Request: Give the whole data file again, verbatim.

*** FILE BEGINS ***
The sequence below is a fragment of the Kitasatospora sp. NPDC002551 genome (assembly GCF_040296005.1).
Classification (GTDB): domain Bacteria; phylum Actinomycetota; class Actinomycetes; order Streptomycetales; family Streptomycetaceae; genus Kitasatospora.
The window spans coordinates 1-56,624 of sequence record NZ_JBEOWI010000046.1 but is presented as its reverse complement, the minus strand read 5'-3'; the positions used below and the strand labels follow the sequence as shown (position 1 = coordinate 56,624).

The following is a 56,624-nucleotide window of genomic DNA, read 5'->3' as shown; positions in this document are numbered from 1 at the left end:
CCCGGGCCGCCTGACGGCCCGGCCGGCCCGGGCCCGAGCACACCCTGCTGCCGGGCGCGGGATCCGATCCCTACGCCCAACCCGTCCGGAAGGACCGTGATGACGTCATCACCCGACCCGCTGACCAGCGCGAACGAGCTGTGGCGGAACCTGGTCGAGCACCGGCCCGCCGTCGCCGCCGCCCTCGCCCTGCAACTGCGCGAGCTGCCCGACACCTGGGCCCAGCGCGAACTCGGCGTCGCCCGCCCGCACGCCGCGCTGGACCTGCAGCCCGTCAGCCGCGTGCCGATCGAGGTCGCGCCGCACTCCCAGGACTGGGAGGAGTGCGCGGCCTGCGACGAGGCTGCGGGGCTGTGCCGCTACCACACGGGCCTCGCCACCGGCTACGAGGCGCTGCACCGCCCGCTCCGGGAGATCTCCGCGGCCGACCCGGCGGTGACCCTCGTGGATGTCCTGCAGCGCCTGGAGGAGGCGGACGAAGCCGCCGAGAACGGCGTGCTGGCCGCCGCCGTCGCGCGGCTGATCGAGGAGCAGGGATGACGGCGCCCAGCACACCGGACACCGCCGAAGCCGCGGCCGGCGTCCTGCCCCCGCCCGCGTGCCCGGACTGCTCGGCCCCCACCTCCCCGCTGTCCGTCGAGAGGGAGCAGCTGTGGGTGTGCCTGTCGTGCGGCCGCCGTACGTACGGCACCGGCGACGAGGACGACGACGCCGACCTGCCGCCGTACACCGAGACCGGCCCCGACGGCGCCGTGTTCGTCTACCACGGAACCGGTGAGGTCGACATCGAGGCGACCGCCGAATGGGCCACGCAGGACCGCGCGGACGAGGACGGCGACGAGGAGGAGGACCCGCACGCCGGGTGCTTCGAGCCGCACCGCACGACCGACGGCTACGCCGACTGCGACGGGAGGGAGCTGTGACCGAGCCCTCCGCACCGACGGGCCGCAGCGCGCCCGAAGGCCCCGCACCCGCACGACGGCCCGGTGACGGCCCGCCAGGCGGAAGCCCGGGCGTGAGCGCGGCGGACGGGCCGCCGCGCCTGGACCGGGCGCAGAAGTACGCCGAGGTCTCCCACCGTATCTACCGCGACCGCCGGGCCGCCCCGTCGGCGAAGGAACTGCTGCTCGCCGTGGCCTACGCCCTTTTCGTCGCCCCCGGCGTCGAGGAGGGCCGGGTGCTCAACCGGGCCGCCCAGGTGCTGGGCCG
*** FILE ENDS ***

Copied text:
The sequence below is a fragment of the Kitasatospora sp. NPDC002551 genome (assembly GCF_040296005.1).
Classification (GTDB): domain Bacteria; phylum Actinomycetota; class Actinomycetes; order Streptomycetales; family Streptomycetaceae; genus Kitasatospora.
The window spans coordinates 1-56,624 of sequence record NZ_JBEOWI010000046.1 but is presented as its reverse complement, the minus strand read 5'-3'; the positions used below and the strand labels follow the sequence as shown (position 1 = coordinate 56,624).

The following is a 56,624-nucleotide window of genomic DNA, read 5'->3' as shown; positions in this document are numbered from 1 at the left end:
CCCGGGCCGCCTGACGGCCCGGCCGGCCCGGGCCCGAGCACACCCTGCTGCCGGGCGCGGGATCCGATCCCTACGCCCAACCCGTCCGGAAGGACCGTGATGACGTCATCACCCGACCCGCTGACCAGCGCGAACGAGCTGTGGCGGAACCTGGTCGAGCACCGGCCCGCCGTCGCCGCCGCCCTCGCCCTGCAACTGCGCGAGCTGCCCGACACCTGGGCCCAGCGCGAACTCGGCGTCGCCCGCCCGCACGCCGCGCTGGACCTGCAGCCCGTCAGCCGCGTGCCGATCGAGGTCGCGCCGCACTCCCAGGACTGGGAGGAGTGCGCGGCCTGCGACGAGGCTGCGGGGCTGTGCCGCTACCACACGGGCCTCGCCACCGGCTACGAGGCGCTGCACCGCCCGCTCCGGGAGATCTCCGCGGCCGACCCGGCGGTGACCCTCGTGGATGTCCTGCAGCGCCTGGAGGAGGCGGACGAAGCCGCCGAGAACGGCGTGCTGGCCGCCGCCGTCGCGCGGCTGATCGAGGAGCAGGGATGACGGCGCCCAGCACACCGGACACCGCCGAAGCCGCGGCCGGCGTCCTGCCCCCGCCCGCGTGCCCGGACTGCTCGGCCCCCACCTCCCCGCTGTCCGTCGAGAGGGAGCAGCTGTGGGTGTGCCTGTCGTGCGGCCGCCGTACGTACGGCACCGGCGACGAGGACGACGACGCCGACCTGCCGCCGTACACCGAGACCGGCCCCGACGGCGCCGTGTTCGTCTACCACGGAACCGGTGAGGTCGACATCGAGGCGACCGCCGAATGGGCCACGCAGGACCGCGCGGACGAGGACGGCGACGAGGAGGAGGACCCGCACGCCGGGTGCTTCGAGCCGCACCGCACGACCGACGGCTACGCCGACTGCGACGGGAGGGAGCTGTGACCGAGCCCTCCGCACCGACGGGCCGCAGCGCGCCCGAAGGCCCCGCACCCGCACGACGGCCCGGTGACGGCCCGCCAGGCGGAAGCCCGGGCGTGAGCGCGGCGGACGGGCCGCCGCGCCTGGACCGGGCGCAGAAGTACGCCGAGGTCTCCCACCGTATCTACCGCGACCGCCGGGCCGCCCCGTCGGCGAAGGAACTGCTGCTCGCCGTGGCCTACGCCCTTTTCGTCGCCCCCGGCGTCGAGGAGGGCCGGGTGCTCAACCGGGCCGCCCAGGTGCTGGGCCG